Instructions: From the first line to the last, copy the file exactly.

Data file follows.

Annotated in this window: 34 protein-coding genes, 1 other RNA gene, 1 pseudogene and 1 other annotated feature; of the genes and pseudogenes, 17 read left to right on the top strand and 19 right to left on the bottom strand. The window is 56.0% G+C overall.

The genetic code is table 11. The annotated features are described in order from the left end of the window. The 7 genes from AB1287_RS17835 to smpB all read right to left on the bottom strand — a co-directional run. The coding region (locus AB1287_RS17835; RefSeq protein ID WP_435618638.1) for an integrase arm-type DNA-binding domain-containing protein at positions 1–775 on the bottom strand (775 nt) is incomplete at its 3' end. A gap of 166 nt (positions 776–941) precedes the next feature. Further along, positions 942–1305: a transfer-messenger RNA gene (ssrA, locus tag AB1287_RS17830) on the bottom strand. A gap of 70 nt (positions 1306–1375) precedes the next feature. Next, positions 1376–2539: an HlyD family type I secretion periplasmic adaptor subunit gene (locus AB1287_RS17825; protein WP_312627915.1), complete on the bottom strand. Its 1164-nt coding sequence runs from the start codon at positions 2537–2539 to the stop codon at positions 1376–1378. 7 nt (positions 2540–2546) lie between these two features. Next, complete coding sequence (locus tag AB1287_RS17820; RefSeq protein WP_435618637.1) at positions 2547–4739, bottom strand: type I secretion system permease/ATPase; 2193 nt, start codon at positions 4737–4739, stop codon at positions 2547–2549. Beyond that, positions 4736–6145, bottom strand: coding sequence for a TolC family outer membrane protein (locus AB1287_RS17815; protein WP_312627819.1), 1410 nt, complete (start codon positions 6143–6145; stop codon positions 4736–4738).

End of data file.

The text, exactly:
Annotated in this window: 34 protein-coding genes, 1 other RNA gene, 1 pseudogene and 1 other annotated feature; of the genes and pseudogenes, 17 read left to right on the top strand and 19 right to left on the bottom strand. The window is 56.0% G+C overall.

The genetic code is table 11. The annotated features are described in order from the left end of the window. The 7 genes from AB1287_RS17835 to smpB all read right to left on the bottom strand — a co-directional run. The coding region (locus AB1287_RS17835; RefSeq protein ID WP_435618638.1) for an integrase arm-type DNA-binding domain-containing protein at positions 1–775 on the bottom strand (775 nt) is incomplete at its 3' end. A gap of 166 nt (positions 776–941) precedes the next feature. Further along, positions 942–1305: a transfer-messenger RNA gene (ssrA, locus tag AB1287_RS17830) on the bottom strand. A gap of 70 nt (positions 1306–1375) precedes the next feature. Next, positions 1376–2539: an HlyD family type I secretion periplasmic adaptor subunit gene (locus AB1287_RS17825; protein WP_312627915.1), complete on the bottom strand. Its 1164-nt coding sequence runs from the start codon at positions 2537–2539 to the stop codon at positions 1376–1378. 7 nt (positions 2540–2546) lie between these two features. Next, complete coding sequence (locus tag AB1287_RS17820; RefSeq protein WP_435618637.1) at positions 2547–4739, bottom strand: type I secretion system permease/ATPase; 2193 nt, start codon at positions 4737–4739, stop codon at positions 2547–2549. Beyond that, positions 4736–6145, bottom strand: coding sequence for a TolC family outer membrane protein (locus AB1287_RS17815; protein WP_312627819.1), 1410 nt, complete (start codon positions 6143–6145; stop codon positions 4736–4738).